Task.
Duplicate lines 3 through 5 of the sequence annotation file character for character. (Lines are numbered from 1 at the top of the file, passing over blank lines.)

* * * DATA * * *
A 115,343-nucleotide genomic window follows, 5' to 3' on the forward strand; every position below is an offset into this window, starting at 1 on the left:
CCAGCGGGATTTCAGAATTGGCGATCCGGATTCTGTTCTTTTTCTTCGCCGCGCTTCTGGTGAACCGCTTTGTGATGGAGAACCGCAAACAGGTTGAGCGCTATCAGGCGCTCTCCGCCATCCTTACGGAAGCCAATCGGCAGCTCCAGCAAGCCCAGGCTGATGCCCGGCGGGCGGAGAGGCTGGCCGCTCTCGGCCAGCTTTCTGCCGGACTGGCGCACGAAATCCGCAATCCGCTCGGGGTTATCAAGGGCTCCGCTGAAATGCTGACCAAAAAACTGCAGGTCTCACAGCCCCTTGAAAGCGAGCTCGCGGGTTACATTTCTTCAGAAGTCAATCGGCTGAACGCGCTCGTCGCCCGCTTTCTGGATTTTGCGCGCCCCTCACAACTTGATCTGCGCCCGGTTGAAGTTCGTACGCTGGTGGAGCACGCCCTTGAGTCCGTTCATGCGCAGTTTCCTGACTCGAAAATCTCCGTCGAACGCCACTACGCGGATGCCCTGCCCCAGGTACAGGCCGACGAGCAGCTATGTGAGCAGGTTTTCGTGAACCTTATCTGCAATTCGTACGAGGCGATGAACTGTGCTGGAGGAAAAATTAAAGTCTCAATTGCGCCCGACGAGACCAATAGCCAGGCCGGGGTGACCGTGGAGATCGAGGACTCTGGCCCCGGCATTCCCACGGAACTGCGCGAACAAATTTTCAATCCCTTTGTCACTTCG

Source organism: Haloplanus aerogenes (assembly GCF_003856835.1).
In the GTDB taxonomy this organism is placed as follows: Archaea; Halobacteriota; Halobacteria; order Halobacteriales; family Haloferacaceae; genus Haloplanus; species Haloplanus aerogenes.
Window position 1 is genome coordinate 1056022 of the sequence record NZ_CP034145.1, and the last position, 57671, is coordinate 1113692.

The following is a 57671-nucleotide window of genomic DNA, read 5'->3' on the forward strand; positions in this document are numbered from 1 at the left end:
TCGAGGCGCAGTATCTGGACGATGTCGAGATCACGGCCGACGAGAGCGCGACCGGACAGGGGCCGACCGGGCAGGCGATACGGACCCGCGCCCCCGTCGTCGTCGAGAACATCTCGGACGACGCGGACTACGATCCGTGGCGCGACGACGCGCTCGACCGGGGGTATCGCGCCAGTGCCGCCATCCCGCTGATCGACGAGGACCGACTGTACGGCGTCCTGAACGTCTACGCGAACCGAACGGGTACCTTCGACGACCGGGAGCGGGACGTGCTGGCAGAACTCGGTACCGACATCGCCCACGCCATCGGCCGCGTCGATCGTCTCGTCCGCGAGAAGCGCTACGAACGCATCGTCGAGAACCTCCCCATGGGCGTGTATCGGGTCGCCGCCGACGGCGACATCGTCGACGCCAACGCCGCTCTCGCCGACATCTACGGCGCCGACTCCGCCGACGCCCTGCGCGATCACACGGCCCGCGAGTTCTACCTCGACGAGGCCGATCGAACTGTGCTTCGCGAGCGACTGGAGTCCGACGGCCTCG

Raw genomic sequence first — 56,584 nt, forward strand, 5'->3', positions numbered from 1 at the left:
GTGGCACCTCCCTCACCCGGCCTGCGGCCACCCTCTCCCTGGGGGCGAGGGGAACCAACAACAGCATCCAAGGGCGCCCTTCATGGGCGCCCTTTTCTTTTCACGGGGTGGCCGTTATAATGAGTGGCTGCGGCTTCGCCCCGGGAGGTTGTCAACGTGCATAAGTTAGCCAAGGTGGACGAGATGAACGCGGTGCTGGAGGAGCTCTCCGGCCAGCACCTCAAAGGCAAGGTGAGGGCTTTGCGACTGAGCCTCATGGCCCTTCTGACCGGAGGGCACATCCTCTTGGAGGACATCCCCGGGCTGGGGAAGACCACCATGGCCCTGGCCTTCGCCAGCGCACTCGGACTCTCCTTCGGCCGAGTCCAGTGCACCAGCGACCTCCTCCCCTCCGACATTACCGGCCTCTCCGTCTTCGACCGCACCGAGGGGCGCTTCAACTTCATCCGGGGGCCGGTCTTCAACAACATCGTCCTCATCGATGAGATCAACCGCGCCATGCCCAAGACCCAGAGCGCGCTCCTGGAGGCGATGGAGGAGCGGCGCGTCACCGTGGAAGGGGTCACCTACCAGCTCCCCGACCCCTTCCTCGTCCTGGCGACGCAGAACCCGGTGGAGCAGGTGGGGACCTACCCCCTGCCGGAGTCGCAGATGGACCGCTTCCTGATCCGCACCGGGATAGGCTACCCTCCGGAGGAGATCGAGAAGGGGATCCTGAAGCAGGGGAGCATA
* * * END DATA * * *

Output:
Source organism: Haloplanus aerogenes (assembly GCF_003856835.1).
In the GTDB taxonomy this organism is placed as follows: Archaea; Halobacteriota; Halobacteria; order Halobacteriales; family Haloferacaceae; genus Haloplanus; species Haloplanus aerogenes.
Window position 1 is genome coordinate 1056022 of the sequence record NZ_CP034145.1, and the last position, 57671, is coordinate 1113692.